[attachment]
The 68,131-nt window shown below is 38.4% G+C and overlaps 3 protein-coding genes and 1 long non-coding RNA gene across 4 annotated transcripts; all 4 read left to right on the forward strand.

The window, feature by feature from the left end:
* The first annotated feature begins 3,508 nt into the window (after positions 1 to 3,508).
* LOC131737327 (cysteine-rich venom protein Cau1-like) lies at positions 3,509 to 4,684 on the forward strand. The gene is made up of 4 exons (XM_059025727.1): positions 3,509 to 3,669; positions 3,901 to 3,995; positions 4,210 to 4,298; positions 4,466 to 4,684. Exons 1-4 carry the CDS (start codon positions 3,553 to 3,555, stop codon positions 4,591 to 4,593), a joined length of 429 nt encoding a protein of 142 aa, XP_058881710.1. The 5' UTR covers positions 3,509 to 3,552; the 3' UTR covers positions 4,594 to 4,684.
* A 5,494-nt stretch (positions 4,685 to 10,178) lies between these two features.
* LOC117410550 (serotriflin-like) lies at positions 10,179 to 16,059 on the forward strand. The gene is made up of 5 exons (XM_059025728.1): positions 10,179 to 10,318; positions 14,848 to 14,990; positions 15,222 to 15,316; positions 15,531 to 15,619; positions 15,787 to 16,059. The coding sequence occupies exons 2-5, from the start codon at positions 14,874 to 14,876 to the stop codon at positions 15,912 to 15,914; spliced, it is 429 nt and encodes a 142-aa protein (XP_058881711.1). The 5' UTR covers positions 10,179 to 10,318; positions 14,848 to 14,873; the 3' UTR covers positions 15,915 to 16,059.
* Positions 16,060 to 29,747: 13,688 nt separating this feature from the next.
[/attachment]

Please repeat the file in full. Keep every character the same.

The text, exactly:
The 68,131-nt window shown below is 38.4% G+C and overlaps 3 protein-coding genes and 1 long non-coding RNA gene across 4 annotated transcripts; all 4 read left to right on the forward strand.

The window, feature by feature from the left end:
* The first annotated feature begins 3,508 nt into the window (after positions 1 to 3,508).
* LOC131737327 (cysteine-rich venom protein Cau1-like) lies at positions 3,509 to 4,684 on the forward strand. The gene is made up of 4 exons (XM_059025727.1): positions 3,509 to 3,669; positions 3,901 to 3,995; positions 4,210 to 4,298; positions 4,466 to 4,684. Exons 1-4 carry the CDS (start codon positions 3,553 to 3,555, stop codon positions 4,591 to 4,593), a joined length of 429 nt encoding a protein of 142 aa, XP_058881710.1. The 5' UTR covers positions 3,509 to 3,552; the 3' UTR covers positions 4,594 to 4,684.
* A 5,494-nt stretch (positions 4,685 to 10,178) lies between these two features.
* LOC117410550 (serotriflin-like) lies at positions 10,179 to 16,059 on the forward strand. The gene is made up of 5 exons (XM_059025728.1): positions 10,179 to 10,318; positions 14,848 to 14,990; positions 15,222 to 15,316; positions 15,531 to 15,619; positions 15,787 to 16,059. The coding sequence occupies exons 2-5, from the start codon at positions 14,874 to 14,876 to the stop codon at positions 15,912 to 15,914; spliced, it is 429 nt and encodes a 142-aa protein (XP_058881711.1). The 5' UTR covers positions 10,179 to 10,318; positions 14,848 to 14,873; the 3' UTR covers positions 15,915 to 16,059.
* Positions 16,060 to 29,747: 13,688 nt separating this feature from the next.